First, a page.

Hello and welcome to episode eighteen of The Vegan Business Tribe Podcast with myself David Pannell, co-founder of Vegan Business Tribe. If you have a vegan business, or are thinking of starting one, then Vegan Business Tribe is here to support and inspire you not just to build a vegan business, but to build a SUCCESSFUL vegan business.
And if you want to go beyond the podcast and connect with our community of like-minded vegan entrepreneurs then head over to Vegan Business Tribe .com where you can get new free content, interviews and articles every week – or if you want more support, and at the same time support us, then you can also join our paid Vegan Business Tribe membership. And this means you can attend our online networking events where you can meet other vegan business owners, get support from Lisa and myself in the forums or even study our vegan marketing course. And we’re always really grateful to our paid members because they are the people who let us keep recording this podcast every week and putting out all our content and just generally doing everything we can to support vegan businesses. So if you are on the same mission then go check out our membership site also.
The topics for most of these podcast episodes actually come from questions that our Vegan Business Tribe members ask us, and today is no different. Because one thing that is holding back many vegan business owners is not wanting to go up against some of the big brands that are now entering the plant-based marketplace. Even if you are not on social media, it has been almost impossible to miss some of the big brands that have launched vegan products this last year or so. The Vegan Galaxy chocolate bar. The Greggs vegan sausage roll. The highstreet clothing chain New Look bringing out their vegan line. Even luxury car manufacturers are offering vegan alternatives to leather interiors.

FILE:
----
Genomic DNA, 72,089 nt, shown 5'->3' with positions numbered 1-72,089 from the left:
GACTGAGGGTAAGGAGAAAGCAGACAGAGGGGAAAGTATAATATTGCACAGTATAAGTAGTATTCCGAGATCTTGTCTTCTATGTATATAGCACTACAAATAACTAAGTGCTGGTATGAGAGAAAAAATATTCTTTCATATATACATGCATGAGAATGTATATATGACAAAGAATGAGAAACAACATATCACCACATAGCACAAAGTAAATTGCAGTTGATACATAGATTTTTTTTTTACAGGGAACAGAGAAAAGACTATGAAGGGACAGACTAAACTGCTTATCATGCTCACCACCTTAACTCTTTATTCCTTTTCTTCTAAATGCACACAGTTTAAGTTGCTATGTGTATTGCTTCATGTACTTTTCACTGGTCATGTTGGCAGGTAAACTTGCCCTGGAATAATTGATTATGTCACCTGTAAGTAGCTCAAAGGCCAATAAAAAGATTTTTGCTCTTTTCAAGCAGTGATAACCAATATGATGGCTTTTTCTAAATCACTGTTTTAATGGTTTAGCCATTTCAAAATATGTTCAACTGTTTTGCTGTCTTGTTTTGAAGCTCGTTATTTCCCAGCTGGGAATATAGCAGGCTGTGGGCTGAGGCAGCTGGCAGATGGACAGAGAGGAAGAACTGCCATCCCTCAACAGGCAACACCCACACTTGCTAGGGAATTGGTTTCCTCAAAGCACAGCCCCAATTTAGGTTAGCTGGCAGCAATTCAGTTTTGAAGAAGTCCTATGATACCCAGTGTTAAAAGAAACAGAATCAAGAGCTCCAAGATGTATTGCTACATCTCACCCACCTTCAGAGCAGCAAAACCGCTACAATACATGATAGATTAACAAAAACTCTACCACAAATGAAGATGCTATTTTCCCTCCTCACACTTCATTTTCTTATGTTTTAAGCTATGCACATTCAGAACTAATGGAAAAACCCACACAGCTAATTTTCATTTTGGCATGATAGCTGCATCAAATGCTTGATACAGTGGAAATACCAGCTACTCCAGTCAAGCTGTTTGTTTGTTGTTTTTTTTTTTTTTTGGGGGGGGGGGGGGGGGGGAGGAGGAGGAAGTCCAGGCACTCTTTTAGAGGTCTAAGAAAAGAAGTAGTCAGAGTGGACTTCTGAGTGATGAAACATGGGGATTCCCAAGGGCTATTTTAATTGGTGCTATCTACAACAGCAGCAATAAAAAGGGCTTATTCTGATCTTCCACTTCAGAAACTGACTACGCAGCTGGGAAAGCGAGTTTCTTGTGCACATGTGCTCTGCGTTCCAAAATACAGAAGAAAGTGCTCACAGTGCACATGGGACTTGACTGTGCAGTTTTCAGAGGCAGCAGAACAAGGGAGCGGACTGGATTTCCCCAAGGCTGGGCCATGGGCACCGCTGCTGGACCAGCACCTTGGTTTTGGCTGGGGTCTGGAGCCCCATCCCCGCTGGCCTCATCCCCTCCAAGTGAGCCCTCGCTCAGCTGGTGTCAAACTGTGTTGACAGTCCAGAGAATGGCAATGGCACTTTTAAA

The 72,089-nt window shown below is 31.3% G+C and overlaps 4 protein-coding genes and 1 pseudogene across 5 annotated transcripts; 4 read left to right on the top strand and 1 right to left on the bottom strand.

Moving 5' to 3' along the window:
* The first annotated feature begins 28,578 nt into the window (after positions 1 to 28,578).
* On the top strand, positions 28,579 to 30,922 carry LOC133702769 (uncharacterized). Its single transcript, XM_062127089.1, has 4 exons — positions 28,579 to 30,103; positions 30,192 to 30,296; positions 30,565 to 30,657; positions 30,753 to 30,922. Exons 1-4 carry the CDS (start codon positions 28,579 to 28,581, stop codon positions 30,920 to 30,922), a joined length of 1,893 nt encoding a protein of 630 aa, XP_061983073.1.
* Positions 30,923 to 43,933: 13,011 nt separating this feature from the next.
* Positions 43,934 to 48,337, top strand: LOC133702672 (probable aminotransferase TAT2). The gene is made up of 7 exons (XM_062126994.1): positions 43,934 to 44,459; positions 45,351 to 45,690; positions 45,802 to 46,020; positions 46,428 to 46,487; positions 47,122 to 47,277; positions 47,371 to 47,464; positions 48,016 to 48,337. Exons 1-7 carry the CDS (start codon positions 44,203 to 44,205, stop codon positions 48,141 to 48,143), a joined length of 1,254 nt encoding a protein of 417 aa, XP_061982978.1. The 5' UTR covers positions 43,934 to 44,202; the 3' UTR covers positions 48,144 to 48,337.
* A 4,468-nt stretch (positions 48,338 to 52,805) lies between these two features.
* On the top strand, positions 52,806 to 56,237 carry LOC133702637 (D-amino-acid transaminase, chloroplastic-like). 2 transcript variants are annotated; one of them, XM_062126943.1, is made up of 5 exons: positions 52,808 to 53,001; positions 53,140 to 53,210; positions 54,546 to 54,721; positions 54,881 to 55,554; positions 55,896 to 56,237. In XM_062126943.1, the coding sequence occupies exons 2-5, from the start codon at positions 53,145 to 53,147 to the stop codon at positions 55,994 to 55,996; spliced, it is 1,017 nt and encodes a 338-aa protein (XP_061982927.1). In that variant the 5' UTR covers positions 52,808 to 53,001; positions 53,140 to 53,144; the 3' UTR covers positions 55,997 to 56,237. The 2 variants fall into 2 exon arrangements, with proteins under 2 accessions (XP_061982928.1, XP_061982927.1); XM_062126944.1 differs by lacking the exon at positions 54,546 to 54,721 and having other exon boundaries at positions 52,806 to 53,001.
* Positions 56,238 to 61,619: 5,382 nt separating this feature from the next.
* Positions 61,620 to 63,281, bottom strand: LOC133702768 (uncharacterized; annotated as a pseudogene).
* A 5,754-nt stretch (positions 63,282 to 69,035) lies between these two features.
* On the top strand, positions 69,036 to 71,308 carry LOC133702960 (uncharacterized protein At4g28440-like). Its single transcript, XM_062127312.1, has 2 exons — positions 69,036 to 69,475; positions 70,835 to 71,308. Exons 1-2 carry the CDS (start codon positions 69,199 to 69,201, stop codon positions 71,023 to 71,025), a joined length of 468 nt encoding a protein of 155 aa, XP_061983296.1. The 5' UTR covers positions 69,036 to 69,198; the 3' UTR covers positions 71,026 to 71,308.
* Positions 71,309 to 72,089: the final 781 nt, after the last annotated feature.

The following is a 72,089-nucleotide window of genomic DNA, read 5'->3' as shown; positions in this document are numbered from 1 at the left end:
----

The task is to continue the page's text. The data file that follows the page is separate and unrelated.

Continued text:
The vegan and plant-based marketplaces have exploded, and big brands are taking note. It’s seen as a really hot sector that will keep on growing. Even business magnate and star of The Apprentice in the UK, Lord Allan Sugar, is backing and investing in vegan businesses. He was quoted as saying this: “From a business point of view one can’t blame companies, including our own, for jumping on the bandwagon and starting to produce vegan products. That’s exactly why we are doing this. That’s how you remain in business. If there is a demand for a new kind of product like a vegan item then of course you need to cater for it, and those that haven’t will fall behind, it’s as simple as that.”
Now, that was Lord Allan Sugar, one of the biggest names in business in the UK backing plant-based, but did you hear what was missing from his reasons for getting into plant-based? He actually talks about jumping on the bandwagon. He talks about catering for a demand so you don’t fall behind. Did you hear him talk about him backing vegan to not kill animals? No, of course not. That’s not why he’s interested. Did you even hear him say we need to move to plant-based for health reasons or for the environment? Again, no. Now compare that with YOUR reason for having a vegan business. Did you do it just to jump on the bandwagon, or are you doing it to make a difference in the world? To align how you make a living with your own personal ethics? And if you and Lord Sugar were to sit down next to each other and tell a group of vegans why you got involved in the vegan sector – which do you think your customers would connect with?